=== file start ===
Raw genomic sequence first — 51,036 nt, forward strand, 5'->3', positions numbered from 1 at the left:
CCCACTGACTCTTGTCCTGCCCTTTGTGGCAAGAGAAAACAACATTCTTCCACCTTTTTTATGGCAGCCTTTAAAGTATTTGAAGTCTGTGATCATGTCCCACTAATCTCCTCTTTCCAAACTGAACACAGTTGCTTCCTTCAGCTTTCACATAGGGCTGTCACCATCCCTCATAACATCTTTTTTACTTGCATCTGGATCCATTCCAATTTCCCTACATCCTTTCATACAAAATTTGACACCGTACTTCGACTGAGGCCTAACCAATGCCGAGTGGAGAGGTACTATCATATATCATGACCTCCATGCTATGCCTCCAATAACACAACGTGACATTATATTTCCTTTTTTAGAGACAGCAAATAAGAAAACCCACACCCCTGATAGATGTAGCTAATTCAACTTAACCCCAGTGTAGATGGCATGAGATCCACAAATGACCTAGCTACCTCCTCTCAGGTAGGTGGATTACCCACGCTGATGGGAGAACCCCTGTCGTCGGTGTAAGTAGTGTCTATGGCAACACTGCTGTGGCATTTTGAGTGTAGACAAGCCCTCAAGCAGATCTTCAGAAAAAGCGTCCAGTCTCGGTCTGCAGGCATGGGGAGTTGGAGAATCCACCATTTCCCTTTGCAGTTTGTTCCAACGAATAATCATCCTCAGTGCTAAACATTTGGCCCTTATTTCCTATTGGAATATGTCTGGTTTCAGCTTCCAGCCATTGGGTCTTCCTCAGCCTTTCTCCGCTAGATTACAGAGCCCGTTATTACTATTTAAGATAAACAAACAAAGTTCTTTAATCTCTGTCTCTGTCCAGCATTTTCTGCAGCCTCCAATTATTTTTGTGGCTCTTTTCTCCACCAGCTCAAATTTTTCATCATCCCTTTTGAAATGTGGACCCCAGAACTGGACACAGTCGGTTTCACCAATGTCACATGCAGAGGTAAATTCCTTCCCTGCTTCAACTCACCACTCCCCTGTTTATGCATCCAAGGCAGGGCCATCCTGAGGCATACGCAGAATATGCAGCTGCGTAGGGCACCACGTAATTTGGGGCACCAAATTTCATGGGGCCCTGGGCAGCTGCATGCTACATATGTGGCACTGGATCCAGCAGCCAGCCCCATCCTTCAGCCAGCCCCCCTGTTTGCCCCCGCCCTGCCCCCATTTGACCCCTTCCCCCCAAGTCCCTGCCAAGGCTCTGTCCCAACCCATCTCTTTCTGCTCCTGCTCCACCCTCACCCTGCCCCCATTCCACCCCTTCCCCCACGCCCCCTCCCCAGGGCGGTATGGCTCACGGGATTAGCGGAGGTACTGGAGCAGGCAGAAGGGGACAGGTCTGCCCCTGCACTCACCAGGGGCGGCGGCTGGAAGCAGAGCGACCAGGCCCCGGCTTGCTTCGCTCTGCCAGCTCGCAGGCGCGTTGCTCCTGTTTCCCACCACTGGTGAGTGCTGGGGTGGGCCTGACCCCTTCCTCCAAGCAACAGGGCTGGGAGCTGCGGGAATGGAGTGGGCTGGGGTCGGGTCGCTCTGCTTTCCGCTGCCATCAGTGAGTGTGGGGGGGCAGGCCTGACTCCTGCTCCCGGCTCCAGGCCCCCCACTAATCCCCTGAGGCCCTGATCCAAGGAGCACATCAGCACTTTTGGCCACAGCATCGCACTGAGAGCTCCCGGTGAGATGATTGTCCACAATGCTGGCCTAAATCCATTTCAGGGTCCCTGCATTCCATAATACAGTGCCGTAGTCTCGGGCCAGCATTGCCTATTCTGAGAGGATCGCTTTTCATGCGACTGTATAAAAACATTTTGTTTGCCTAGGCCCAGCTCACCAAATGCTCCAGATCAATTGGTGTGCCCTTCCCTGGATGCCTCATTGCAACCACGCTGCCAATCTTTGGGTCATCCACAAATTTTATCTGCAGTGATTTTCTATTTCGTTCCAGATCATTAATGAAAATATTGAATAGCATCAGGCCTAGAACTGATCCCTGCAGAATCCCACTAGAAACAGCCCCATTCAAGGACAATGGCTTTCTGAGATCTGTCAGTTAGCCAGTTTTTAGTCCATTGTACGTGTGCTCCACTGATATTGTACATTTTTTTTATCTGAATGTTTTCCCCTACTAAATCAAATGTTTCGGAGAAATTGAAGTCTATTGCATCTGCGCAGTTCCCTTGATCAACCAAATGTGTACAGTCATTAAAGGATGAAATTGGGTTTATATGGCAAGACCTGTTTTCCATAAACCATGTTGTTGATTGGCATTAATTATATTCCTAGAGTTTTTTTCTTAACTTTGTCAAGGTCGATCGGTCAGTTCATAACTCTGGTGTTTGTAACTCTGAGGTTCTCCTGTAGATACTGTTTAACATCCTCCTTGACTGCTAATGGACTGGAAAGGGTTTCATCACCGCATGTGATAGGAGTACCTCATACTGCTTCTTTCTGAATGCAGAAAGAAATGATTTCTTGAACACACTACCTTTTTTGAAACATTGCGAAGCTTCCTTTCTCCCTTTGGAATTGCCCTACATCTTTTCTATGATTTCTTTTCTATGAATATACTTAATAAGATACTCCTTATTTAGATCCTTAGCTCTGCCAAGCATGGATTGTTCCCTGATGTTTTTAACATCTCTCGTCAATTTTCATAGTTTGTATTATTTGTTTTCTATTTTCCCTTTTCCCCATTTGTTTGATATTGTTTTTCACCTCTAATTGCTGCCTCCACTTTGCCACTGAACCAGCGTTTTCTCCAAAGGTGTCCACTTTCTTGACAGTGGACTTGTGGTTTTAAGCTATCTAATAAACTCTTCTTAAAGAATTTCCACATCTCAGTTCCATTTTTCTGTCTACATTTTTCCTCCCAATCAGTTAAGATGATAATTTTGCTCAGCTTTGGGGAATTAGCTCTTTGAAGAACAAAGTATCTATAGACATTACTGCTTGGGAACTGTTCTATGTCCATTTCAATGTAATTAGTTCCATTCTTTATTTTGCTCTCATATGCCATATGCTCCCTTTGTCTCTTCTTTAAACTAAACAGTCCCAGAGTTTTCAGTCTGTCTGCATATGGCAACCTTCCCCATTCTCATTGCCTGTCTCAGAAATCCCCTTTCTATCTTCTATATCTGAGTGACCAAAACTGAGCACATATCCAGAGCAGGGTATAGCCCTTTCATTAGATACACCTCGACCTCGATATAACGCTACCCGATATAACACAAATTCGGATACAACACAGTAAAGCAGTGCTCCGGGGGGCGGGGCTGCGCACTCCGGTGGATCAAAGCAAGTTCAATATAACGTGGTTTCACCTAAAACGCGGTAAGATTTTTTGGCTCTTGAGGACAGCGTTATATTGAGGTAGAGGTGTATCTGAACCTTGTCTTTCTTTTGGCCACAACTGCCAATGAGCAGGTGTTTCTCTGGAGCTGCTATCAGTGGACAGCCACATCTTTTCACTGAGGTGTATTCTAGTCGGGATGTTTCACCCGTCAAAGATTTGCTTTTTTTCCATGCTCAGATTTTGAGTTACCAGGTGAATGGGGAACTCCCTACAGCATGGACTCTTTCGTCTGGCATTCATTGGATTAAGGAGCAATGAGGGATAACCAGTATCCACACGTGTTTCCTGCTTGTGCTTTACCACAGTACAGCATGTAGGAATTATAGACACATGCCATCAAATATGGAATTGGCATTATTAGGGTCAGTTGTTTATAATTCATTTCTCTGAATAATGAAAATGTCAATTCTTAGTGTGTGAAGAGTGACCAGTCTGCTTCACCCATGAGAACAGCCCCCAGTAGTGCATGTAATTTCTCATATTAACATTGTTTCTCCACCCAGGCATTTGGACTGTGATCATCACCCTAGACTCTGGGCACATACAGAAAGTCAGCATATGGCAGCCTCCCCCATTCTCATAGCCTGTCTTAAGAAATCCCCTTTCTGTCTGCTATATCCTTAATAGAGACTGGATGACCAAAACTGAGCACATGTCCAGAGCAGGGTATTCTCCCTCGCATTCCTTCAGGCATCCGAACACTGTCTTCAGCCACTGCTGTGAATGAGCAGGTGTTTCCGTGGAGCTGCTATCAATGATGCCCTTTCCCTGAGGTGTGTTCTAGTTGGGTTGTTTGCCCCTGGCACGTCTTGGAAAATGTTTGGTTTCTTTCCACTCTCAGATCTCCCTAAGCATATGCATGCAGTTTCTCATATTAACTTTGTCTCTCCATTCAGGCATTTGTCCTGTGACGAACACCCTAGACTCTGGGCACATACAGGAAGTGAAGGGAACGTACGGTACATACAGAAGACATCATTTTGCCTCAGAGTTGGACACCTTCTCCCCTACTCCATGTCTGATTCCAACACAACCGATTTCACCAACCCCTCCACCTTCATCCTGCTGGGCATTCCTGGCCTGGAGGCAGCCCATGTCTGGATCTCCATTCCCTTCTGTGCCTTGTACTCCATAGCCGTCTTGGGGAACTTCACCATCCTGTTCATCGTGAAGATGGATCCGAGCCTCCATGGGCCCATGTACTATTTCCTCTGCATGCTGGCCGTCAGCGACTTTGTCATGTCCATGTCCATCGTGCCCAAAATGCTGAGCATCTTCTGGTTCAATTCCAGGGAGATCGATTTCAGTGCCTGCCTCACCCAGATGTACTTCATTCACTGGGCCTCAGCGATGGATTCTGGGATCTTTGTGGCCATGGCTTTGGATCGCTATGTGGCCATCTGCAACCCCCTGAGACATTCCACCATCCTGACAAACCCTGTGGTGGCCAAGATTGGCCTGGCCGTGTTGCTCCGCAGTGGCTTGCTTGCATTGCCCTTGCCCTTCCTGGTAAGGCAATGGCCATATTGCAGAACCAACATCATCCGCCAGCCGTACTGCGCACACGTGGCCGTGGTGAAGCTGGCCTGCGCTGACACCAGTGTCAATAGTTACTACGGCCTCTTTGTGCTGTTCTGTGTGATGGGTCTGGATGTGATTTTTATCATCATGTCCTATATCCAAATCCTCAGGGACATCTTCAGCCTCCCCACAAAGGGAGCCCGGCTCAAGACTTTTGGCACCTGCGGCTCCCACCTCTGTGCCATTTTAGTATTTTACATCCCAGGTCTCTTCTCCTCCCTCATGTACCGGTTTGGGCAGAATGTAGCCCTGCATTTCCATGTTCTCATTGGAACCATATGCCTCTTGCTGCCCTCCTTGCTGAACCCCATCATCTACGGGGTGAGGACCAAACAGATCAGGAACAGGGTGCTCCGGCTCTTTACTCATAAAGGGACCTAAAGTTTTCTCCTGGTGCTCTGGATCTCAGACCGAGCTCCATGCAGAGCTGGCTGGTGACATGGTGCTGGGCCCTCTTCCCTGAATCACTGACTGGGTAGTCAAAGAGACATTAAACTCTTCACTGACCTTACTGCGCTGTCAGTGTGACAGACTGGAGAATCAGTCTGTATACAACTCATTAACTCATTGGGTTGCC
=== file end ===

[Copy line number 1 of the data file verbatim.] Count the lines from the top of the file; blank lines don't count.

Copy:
Raw genomic sequence first — 51,036 nt, forward strand, 5'->3', positions numbered from 1 at the left: